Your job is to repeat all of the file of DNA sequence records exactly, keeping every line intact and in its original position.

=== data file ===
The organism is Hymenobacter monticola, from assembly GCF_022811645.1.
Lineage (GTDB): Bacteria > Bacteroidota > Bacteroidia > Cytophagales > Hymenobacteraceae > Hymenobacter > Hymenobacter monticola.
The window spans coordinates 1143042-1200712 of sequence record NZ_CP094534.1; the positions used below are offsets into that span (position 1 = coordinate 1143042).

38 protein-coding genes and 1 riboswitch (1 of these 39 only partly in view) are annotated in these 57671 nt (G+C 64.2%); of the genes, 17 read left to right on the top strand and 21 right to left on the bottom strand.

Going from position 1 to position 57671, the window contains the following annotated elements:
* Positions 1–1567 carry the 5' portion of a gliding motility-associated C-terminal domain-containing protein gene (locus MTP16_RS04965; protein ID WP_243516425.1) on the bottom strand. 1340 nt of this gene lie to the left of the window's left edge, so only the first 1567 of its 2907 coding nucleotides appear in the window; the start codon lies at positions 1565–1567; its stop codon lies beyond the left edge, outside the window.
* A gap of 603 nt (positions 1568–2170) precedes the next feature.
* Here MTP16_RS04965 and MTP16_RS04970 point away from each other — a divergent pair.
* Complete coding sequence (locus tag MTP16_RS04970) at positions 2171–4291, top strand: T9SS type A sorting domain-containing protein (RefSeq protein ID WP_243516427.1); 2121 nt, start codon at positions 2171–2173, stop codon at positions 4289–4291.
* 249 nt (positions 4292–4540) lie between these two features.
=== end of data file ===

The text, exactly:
The organism is Hymenobacter monticola, from assembly GCF_022811645.1.
Lineage (GTDB): Bacteria > Bacteroidota > Bacteroidia > Cytophagales > Hymenobacteraceae > Hymenobacter > Hymenobacter monticola.
The window spans coordinates 1143042-1200712 of sequence record NZ_CP094534.1; the positions used below are offsets into that span (position 1 = coordinate 1143042).

38 protein-coding genes and 1 riboswitch (1 of these 39 only partly in view) are annotated in these 57671 nt (G+C 64.2%); of the genes, 17 read left to right on the top strand and 21 right to left on the bottom strand.

Going from position 1 to position 57671, the window contains the following annotated elements:
* Positions 1–1567 carry the 5' portion of a gliding motility-associated C-terminal domain-containing protein gene (locus MTP16_RS04965; protein ID WP_243516425.1) on the bottom strand. 1340 nt of this gene lie to the left of the window's left edge, so only the first 1567 of its 2907 coding nucleotides appear in the window; the start codon lies at positions 1565–1567; its stop codon lies beyond the left edge, outside the window.
* A gap of 603 nt (positions 1568–2170) precedes the next feature.
* Here MTP16_RS04965 and MTP16_RS04970 point away from each other — a divergent pair.
* Complete coding sequence (locus tag MTP16_RS04970) at positions 2171–4291, top strand: T9SS type A sorting domain-containing protein (RefSeq protein ID WP_243516427.1); 2121 nt, start codon at positions 2171–2173, stop codon at positions 4289–4291.
* 249 nt (positions 4292–4540) lie between these two features.